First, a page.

And then there’s life after the job, after the layoff, after the cliche-ridden conversation with a manager who’s gotten too bored letting people go to even bother coming up with a new, personal way to talk to someone.  And in a flash, you’re on the beach, as they used to say in better times.

But as Gina Callaghan tells us today, it’s a scary place to be, where talent, skills, and smarts don’t automatically translate into paying work.  I think all of us can help each other out, and I urge you to visit LocalNewser’s companion site, CoachReporter, where we’ve just posted an article from a business coach on a key topic:  how do you take a resume that tells employers you’re absolutely qualified to work in a dying industry, and translate that to the emerging digital industry that’s replacing it?  We know we can do the work, but how do we show that?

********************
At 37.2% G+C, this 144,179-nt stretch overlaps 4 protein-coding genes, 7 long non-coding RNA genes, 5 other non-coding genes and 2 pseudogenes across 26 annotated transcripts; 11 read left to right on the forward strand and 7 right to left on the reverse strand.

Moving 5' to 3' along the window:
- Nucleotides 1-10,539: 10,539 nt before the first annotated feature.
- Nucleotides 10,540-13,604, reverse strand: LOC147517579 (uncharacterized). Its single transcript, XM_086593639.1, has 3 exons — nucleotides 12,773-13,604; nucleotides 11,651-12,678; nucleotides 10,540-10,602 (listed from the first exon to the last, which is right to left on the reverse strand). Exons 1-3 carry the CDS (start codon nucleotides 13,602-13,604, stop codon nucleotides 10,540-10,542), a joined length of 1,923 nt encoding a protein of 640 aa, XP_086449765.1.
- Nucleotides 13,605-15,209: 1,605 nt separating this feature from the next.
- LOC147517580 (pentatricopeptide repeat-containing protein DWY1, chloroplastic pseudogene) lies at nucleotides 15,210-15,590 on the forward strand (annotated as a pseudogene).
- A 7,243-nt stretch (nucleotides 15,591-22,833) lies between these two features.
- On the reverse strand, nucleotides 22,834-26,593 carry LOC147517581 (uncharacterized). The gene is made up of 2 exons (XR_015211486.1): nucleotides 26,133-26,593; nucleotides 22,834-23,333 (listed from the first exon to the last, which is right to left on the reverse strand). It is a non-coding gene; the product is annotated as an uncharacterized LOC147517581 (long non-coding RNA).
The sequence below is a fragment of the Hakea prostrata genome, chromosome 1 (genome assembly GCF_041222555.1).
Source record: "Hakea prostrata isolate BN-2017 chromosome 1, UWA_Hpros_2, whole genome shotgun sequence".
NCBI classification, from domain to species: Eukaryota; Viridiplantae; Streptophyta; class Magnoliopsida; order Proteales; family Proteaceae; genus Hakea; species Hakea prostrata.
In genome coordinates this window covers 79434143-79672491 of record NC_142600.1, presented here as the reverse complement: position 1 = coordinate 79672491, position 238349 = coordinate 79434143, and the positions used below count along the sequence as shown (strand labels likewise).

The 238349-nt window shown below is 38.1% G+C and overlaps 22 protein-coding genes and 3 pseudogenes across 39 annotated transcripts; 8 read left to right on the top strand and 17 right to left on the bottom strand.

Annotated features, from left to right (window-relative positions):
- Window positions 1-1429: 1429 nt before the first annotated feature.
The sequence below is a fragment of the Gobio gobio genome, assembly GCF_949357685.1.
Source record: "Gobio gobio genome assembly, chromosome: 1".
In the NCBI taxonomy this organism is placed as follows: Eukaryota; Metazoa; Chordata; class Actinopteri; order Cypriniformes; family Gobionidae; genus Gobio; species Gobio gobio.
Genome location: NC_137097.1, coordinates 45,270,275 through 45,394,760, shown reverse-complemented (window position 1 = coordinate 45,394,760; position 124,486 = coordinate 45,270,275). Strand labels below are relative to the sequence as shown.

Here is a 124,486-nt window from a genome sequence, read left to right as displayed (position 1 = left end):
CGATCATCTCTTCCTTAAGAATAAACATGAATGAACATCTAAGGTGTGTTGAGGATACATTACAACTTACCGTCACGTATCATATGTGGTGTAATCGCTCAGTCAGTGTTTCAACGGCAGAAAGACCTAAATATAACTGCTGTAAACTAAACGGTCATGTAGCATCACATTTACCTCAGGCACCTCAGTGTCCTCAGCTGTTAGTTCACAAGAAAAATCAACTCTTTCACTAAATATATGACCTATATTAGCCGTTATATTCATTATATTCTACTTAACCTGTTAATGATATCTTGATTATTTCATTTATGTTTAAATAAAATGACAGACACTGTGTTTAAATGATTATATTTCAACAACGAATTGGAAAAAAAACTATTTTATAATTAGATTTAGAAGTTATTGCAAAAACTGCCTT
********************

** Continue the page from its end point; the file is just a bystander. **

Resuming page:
Other coaches will be offering advice and suggestions on rebooting careers and, as Ann Nyberg says, navigating the change that’s surrounding us.

946pw8001DISPATCH FROM THE FRONTLINES:  Gina Callaghan

I hope that package of ramen noodles in the kitchen remains sealed.

In a strange way, keeping those noodles together means the strands of hope on which I base my future employment will also remain intact.

In June, I was laid off from my job as a Web producer at a local TV station. Between the festering stench that is the American economy and a contracting media industry, I didn’t harbor any great sentimental thoughts about the business. That chapter is finished, so move on.

But where does one move?